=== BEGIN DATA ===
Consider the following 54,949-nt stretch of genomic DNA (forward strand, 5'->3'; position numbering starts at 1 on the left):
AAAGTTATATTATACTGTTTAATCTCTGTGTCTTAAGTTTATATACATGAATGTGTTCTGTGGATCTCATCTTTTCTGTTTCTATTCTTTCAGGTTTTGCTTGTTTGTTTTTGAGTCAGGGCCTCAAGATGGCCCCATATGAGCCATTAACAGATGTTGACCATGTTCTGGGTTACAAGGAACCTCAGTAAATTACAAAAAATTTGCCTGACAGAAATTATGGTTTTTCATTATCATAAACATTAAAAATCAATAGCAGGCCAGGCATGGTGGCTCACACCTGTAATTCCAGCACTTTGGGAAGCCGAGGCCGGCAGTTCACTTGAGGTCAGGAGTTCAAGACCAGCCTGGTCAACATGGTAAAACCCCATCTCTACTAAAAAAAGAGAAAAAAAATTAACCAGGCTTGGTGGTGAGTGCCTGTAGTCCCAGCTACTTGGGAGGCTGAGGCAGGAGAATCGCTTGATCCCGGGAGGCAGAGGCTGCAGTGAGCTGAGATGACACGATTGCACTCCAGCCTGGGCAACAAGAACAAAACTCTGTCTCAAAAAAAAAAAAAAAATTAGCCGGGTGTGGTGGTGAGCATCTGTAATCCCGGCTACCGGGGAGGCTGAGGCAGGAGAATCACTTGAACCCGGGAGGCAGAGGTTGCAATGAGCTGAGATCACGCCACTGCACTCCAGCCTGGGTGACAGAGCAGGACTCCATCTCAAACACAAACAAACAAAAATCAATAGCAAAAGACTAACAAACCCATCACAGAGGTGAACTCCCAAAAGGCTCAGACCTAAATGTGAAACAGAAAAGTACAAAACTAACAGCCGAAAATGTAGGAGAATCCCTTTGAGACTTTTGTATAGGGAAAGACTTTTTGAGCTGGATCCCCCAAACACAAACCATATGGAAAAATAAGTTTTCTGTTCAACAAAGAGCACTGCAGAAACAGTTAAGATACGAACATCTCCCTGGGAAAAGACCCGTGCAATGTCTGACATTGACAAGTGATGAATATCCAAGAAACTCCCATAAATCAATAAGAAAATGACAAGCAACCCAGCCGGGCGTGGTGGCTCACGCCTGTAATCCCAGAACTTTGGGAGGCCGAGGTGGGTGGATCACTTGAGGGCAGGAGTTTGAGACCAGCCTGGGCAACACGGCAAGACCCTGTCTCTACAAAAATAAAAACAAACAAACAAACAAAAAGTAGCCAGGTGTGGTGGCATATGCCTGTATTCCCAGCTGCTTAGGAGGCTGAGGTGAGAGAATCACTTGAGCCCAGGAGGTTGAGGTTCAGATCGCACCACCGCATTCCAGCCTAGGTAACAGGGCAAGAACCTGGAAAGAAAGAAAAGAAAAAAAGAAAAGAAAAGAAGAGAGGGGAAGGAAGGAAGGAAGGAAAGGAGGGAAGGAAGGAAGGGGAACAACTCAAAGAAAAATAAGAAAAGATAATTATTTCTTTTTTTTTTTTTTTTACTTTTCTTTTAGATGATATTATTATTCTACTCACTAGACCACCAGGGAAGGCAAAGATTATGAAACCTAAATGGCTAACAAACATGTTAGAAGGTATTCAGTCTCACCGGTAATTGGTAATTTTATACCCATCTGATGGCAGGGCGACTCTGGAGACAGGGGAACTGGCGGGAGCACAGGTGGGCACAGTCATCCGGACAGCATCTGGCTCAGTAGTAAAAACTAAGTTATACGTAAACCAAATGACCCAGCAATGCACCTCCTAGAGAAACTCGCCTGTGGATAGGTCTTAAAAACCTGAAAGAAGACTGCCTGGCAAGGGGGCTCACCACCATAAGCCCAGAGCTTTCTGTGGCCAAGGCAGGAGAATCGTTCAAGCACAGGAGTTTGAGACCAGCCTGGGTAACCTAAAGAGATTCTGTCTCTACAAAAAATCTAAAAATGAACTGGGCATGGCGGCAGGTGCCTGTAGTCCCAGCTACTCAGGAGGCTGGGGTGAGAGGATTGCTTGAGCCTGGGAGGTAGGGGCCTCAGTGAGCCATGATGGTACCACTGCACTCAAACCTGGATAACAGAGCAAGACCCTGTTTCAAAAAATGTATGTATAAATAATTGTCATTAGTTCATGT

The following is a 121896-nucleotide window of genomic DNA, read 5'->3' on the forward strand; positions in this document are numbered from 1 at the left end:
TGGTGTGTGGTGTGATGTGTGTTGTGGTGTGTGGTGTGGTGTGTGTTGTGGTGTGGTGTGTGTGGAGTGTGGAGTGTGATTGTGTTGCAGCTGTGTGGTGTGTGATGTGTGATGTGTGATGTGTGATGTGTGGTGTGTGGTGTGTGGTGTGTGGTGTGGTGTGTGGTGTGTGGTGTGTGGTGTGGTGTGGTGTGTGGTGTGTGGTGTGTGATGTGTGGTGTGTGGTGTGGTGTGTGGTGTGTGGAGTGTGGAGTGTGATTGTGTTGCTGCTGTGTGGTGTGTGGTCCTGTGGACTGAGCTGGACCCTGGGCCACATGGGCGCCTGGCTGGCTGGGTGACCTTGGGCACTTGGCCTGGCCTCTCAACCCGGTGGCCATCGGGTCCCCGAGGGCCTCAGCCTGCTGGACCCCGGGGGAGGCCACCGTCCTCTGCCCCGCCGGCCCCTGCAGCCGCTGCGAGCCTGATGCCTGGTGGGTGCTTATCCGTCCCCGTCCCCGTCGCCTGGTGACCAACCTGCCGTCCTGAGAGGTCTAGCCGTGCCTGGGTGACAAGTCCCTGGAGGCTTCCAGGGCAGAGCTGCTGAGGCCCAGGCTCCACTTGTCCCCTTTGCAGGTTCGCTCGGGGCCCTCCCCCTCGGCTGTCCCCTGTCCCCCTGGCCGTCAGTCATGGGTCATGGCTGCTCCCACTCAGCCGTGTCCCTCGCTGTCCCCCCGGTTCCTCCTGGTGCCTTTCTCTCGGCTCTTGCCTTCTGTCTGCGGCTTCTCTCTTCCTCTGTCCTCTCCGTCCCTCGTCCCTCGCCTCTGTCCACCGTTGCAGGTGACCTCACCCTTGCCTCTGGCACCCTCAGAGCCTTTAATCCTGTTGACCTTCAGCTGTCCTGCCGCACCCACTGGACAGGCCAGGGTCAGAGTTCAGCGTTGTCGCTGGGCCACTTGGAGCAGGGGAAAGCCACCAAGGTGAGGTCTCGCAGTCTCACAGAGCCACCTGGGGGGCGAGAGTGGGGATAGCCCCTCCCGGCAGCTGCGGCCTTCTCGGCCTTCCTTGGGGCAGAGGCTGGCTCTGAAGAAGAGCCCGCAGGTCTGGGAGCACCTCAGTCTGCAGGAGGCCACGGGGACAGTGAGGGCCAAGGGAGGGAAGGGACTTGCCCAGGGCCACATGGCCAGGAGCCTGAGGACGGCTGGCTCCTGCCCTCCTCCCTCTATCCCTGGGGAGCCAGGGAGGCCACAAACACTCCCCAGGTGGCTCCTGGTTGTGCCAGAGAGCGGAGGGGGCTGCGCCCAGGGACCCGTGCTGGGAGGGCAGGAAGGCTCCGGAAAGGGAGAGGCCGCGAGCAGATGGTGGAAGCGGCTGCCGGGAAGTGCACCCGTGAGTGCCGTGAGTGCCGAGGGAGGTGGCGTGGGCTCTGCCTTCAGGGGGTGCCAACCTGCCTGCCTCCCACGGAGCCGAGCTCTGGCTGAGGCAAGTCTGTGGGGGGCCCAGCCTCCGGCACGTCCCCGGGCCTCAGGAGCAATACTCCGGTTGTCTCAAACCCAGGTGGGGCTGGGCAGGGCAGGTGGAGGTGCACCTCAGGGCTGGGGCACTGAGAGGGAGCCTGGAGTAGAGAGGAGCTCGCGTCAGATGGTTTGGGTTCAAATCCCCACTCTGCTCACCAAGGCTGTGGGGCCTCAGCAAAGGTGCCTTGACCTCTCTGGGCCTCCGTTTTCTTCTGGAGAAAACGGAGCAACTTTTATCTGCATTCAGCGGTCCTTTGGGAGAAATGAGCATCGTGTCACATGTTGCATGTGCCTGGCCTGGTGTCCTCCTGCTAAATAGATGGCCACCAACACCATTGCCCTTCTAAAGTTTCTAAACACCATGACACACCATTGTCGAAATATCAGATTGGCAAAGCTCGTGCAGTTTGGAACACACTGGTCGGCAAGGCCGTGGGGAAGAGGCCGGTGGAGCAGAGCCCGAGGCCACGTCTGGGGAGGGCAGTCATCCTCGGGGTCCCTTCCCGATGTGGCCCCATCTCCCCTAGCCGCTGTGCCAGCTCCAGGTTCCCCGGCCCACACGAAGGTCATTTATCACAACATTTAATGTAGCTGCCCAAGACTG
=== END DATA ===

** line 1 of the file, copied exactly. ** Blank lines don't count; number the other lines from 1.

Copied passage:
Consider the following 54,949-nt stretch of genomic DNA (forward strand, 5'->3'; position numbering starts at 1 on the left):